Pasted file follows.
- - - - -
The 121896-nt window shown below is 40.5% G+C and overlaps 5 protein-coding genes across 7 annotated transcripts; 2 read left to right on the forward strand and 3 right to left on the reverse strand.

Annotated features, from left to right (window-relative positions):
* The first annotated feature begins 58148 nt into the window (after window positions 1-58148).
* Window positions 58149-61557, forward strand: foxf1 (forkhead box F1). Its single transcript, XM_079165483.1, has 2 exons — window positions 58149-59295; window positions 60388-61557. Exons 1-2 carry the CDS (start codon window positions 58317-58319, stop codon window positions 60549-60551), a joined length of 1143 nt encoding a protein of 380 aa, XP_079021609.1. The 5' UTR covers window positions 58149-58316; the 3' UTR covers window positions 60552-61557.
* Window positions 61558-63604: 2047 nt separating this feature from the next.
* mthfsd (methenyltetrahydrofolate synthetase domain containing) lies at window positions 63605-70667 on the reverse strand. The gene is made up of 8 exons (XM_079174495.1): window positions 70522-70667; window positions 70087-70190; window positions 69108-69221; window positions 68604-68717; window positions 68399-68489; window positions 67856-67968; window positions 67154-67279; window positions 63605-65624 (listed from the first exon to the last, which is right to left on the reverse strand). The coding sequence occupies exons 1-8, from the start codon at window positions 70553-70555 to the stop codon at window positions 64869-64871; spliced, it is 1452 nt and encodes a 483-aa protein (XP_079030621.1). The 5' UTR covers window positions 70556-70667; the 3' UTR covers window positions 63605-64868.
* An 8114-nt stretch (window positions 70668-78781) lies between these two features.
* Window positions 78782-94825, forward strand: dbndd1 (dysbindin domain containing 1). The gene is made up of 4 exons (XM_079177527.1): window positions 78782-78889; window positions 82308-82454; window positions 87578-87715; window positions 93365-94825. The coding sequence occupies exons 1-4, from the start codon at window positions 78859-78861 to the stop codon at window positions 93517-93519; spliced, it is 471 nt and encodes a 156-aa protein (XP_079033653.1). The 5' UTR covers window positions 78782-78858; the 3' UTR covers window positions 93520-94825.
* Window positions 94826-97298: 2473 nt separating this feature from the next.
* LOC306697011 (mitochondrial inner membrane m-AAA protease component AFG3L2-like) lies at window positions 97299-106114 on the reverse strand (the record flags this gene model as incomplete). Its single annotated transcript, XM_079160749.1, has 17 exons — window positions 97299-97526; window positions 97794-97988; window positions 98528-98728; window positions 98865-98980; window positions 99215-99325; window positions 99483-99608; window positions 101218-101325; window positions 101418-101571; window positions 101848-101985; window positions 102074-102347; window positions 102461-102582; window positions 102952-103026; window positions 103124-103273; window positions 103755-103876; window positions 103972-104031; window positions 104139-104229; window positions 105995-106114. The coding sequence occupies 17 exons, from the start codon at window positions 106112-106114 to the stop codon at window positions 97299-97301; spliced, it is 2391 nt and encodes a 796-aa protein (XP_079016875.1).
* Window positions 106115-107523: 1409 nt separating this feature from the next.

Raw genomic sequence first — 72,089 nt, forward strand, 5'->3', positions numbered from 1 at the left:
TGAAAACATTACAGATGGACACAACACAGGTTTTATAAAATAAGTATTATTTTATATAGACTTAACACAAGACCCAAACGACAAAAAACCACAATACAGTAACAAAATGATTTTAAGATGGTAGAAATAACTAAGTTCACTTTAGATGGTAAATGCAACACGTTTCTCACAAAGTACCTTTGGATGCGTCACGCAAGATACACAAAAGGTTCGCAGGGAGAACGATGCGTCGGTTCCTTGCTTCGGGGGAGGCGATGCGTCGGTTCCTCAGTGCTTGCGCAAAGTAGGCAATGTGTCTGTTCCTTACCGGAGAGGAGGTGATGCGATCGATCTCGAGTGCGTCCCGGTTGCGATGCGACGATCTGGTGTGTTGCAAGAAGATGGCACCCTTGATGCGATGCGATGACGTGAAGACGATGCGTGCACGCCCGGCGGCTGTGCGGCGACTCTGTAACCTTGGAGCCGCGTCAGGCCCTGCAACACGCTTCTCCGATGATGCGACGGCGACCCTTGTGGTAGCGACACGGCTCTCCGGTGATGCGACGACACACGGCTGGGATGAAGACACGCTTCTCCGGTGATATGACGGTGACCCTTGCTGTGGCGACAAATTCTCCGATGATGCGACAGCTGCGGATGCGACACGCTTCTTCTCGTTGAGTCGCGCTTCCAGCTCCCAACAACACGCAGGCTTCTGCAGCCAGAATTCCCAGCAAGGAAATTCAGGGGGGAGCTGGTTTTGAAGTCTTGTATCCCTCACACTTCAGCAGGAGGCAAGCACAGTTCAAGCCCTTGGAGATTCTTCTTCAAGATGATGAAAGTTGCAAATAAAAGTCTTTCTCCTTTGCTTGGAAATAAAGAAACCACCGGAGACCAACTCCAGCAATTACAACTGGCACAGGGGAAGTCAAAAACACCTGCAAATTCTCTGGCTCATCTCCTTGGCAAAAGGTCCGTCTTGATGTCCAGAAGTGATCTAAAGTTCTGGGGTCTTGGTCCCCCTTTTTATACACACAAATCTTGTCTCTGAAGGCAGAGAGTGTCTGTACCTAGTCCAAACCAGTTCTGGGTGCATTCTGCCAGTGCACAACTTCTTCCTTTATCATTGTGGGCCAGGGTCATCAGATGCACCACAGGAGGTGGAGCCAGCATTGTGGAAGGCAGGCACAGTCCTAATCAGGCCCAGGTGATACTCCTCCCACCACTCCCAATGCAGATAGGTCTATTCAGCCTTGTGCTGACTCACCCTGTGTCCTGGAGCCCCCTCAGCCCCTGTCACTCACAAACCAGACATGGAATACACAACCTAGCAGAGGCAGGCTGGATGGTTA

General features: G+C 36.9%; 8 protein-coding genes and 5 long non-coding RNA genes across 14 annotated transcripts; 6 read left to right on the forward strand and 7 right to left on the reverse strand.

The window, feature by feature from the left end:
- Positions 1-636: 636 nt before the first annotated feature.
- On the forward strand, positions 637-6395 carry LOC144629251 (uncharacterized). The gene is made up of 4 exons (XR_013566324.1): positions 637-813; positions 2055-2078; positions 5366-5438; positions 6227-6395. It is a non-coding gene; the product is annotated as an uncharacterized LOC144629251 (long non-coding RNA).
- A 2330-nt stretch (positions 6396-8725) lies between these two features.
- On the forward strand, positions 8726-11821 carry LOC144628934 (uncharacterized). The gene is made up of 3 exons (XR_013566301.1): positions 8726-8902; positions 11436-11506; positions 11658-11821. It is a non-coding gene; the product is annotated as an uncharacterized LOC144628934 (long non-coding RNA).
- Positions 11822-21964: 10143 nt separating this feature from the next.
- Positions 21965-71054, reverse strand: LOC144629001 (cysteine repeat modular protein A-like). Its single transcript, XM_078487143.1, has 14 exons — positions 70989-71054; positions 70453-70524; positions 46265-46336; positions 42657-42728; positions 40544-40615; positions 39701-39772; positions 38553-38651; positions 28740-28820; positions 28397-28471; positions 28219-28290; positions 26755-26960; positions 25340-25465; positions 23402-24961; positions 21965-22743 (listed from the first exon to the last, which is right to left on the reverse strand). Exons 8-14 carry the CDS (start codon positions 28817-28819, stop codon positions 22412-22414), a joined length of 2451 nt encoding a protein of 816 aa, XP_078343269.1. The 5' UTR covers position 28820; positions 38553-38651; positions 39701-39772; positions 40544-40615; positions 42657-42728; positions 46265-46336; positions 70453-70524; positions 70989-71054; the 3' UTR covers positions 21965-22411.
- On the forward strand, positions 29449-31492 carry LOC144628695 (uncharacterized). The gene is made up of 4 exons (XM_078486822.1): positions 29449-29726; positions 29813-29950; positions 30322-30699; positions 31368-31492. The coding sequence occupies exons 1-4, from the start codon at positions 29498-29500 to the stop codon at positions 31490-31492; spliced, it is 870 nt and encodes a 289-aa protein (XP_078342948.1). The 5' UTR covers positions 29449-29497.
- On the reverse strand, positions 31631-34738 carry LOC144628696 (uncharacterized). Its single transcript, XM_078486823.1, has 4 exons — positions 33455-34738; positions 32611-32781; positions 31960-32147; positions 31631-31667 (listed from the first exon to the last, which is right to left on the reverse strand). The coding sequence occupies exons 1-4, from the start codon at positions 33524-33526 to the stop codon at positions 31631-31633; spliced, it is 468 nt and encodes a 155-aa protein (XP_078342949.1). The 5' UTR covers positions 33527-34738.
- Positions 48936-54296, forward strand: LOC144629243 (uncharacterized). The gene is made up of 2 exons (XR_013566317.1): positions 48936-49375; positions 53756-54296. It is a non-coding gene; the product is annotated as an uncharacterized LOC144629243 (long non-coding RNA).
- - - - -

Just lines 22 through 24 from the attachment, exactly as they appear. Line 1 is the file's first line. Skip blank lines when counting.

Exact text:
- On the forward strand, positions 29449-31492 carry LOC144628695 (uncharacterized). The gene is made up of 4 exons (XM_078486822.1): positions 29449-29726; positions 29813-29950; positions 30322-30699; positions 31368-31492. The coding sequence occupies exons 1-4, from the start codon at positions 29498-29500 to the stop codon at positions 31490-31492; spliced, it is 870 nt and encodes a 289-aa protein (XP_078342948.1). The 5' UTR covers positions 29449-29497.
- On the reverse strand, positions 31631-34738 carry LOC144628696 (uncharacterized). Its single transcript, XM_078486823.1, has 4 exons — positions 33455-34738; positions 32611-32781; positions 31960-32147; positions 31631-31667 (listed from the first exon to the last, which is right to left on the reverse strand). The coding sequence occupies exons 1-4, from the start codon at positions 33524-33526 to the stop codon at positions 31631-31633; spliced, it is 468 nt and encodes a 155-aa protein (XP_078342949.1). The 5' UTR covers positions 33527-34738.
- Positions 48936-54296, forward strand: LOC144629243 (uncharacterized). The gene is made up of 2 exons (XR_013566317.1): positions 48936-49375; positions 53756-54296. It is a non-coding gene; the product is annotated as an uncharacterized LOC144629243 (long non-coding RNA).